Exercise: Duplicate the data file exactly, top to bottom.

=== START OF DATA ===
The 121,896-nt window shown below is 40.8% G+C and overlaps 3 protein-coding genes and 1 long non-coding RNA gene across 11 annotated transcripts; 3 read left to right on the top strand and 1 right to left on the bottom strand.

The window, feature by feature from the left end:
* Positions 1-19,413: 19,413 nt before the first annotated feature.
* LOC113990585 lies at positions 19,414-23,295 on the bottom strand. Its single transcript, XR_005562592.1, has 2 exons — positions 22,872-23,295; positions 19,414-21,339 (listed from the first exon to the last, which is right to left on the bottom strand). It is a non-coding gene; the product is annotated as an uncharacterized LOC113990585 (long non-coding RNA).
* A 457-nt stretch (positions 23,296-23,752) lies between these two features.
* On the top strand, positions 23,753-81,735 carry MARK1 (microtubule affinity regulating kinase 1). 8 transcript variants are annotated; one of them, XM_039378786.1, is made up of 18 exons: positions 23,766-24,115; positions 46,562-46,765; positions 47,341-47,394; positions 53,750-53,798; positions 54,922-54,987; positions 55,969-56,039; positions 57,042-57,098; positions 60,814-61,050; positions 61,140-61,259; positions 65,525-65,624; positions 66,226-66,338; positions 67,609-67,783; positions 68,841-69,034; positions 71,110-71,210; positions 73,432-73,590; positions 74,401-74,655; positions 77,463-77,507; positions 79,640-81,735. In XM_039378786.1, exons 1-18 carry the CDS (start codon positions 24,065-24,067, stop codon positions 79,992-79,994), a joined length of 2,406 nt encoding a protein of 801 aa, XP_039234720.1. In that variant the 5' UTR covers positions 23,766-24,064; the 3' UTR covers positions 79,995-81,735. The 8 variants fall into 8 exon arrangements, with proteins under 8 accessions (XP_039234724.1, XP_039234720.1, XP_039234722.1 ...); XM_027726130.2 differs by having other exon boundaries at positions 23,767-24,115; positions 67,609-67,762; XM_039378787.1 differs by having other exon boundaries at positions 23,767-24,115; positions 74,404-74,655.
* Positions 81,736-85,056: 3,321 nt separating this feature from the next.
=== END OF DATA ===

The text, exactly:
The 121,896-nt window shown below is 40.8% G+C and overlaps 3 protein-coding genes and 1 long non-coding RNA gene across 11 annotated transcripts; 3 read left to right on the top strand and 1 right to left on the bottom strand.

The window, feature by feature from the left end:
* Positions 1-19,413: 19,413 nt before the first annotated feature.
* LOC113990585 lies at positions 19,414-23,295 on the bottom strand. Its single transcript, XR_005562592.1, has 2 exons — positions 22,872-23,295; positions 19,414-21,339 (listed from the first exon to the last, which is right to left on the bottom strand). It is a non-coding gene; the product is annotated as an uncharacterized LOC113990585 (long non-coding RNA).
* A 457-nt stretch (positions 23,296-23,752) lies between these two features.
* On the top strand, positions 23,753-81,735 carry MARK1 (microtubule affinity regulating kinase 1). 8 transcript variants are annotated; one of them, XM_039378786.1, is made up of 18 exons: positions 23,766-24,115; positions 46,562-46,765; positions 47,341-47,394; positions 53,750-53,798; positions 54,922-54,987; positions 55,969-56,039; positions 57,042-57,098; positions 60,814-61,050; positions 61,140-61,259; positions 65,525-65,624; positions 66,226-66,338; positions 67,609-67,783; positions 68,841-69,034; positions 71,110-71,210; positions 73,432-73,590; positions 74,401-74,655; positions 77,463-77,507; positions 79,640-81,735. In XM_039378786.1, exons 1-18 carry the CDS (start codon positions 24,065-24,067, stop codon positions 79,992-79,994), a joined length of 2,406 nt encoding a protein of 801 aa, XP_039234720.1. In that variant the 5' UTR covers positions 23,766-24,064; the 3' UTR covers positions 79,995-81,735. The 8 variants fall into 8 exon arrangements, with proteins under 8 accessions (XP_039234724.1, XP_039234720.1, XP_039234722.1 ...); XM_027726130.2 differs by having other exon boundaries at positions 23,767-24,115; positions 67,609-67,762; XM_039378787.1 differs by having other exon boundaries at positions 23,767-24,115; positions 74,404-74,655.
* Positions 81,736-85,056: 3,321 nt separating this feature from the next.